DISCUSSION

         The court's review of the NOR and the attached state court Complaint makes clear that this court does not have subject matter jurisdiction over the instant matter. In other words, plaintiff could not have originally brought this action in federal court, as plaintiff does not competently allege facts supplying diversity jurisdiction.[2] Therefore, removal was improper. See 28 U.S.C. § 1441(a); Caterpillar Inc. v. Williams, 482 U.S. 386, 392, 107 S.Ct. 2425, 2429 (1987) (“Only state-court actions that originally could have been filed in federal court may be removed to federal court by the defendant.”) (footnote omitted).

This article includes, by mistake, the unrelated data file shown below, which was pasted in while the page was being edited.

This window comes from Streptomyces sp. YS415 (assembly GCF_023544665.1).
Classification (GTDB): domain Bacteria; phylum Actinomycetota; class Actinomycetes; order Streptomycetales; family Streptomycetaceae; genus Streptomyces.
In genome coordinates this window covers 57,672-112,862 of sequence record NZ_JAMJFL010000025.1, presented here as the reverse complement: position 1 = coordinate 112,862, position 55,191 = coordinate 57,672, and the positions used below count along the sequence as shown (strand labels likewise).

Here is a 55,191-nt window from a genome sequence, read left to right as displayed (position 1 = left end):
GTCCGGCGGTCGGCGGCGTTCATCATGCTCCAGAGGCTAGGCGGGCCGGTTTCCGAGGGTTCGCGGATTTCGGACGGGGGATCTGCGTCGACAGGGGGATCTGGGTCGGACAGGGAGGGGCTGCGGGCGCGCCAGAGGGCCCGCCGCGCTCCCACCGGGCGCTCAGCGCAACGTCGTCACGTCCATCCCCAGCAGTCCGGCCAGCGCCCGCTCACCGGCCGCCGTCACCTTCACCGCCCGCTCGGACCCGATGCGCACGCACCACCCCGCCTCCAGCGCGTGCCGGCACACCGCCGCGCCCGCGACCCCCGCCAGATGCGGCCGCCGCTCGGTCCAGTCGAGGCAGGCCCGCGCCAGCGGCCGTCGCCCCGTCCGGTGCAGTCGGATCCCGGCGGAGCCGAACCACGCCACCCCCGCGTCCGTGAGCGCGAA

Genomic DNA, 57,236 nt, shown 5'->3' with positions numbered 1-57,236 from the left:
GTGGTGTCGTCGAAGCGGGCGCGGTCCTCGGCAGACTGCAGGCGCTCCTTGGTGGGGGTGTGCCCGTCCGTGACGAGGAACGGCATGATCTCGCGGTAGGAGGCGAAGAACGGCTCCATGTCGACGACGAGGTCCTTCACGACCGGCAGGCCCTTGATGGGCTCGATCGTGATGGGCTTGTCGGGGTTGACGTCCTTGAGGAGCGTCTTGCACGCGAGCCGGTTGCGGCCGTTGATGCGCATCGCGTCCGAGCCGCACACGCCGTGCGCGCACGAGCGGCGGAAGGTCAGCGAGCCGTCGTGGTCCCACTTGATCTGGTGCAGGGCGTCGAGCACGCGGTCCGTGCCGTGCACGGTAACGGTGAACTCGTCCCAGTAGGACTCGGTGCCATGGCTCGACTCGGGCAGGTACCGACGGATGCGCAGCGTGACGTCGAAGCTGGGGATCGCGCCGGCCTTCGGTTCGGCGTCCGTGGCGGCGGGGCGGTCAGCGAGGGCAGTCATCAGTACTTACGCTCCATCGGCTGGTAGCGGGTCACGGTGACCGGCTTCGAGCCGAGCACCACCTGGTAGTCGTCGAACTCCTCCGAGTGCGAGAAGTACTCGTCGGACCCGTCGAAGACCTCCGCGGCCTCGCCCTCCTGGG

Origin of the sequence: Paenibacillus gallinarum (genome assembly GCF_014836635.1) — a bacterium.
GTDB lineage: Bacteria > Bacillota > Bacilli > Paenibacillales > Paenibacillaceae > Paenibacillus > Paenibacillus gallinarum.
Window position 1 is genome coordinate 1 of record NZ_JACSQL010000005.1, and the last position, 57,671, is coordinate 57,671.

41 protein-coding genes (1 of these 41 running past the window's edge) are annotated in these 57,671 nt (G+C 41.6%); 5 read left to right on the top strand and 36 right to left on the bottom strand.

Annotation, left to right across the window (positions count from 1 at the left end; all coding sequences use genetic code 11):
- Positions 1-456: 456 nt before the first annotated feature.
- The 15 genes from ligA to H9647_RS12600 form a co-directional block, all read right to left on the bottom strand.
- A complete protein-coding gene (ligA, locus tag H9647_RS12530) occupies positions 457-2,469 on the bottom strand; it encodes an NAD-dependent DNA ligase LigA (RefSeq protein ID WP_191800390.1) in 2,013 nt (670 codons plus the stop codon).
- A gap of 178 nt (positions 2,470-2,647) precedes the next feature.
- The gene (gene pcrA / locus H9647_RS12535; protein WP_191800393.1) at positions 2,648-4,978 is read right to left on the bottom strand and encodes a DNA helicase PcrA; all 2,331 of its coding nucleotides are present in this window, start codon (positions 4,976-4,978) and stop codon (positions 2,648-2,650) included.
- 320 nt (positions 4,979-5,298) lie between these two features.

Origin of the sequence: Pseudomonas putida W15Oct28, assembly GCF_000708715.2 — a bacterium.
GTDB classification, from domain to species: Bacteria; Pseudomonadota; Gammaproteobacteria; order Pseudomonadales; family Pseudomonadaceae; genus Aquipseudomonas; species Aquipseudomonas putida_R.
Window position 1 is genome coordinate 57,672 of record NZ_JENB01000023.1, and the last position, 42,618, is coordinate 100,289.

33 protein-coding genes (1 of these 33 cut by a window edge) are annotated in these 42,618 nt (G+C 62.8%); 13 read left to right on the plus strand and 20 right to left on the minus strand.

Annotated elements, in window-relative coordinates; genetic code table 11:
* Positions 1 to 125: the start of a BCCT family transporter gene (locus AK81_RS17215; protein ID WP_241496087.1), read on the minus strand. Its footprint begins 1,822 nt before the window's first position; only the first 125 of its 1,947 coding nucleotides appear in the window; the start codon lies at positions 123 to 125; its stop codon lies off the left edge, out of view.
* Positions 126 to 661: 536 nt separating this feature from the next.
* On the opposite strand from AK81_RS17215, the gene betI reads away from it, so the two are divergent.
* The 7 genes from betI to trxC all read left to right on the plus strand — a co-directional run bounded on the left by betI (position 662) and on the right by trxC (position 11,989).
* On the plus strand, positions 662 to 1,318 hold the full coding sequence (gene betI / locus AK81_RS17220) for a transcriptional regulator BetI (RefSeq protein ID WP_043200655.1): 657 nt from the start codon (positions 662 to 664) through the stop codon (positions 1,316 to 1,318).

When federal subject matter jurisdiction is predicated on diversity of citizenship pursuant to 28 U.S.C. § 1332(a), complete diversity must exist between the opposing parties and the amount in controversy must exceed the jurisdictional threshold of $75, 000. See 28 U.S.C. § 1332(a) (providing that a district court has diversity jurisdiction “where the matter in controversy exceeds the sum or value of $75, 000, . . . and is between . . . citizens of different States” or “citizens of a State and citizens or subjects of a foreign state”). Here, plaintiff appears to be citizen of California. (See Dkt. 1-3, Complaint at ¶ 1; Dkt. 1, NOR at ¶ 14). Air Canada has shown that it is a citizen of Canada. (See Dkt. 1, NOR at ¶ 11). But as Air Canada appears to concede, Sow is a citizen of California. (See, generally, id. at ¶¶ 15-23). Thus, complete diversity does not exist. See Caterpillar Inc. v. Lewis, 519 U.S. 61, 68, 117 S.Ct. 467, 472 (1996) (stating that the diversity jurisdiction statute “applies only to cases in which the citizenship of each plaintiff is diverse from the citizenship of each defendant”) (footnote omitted).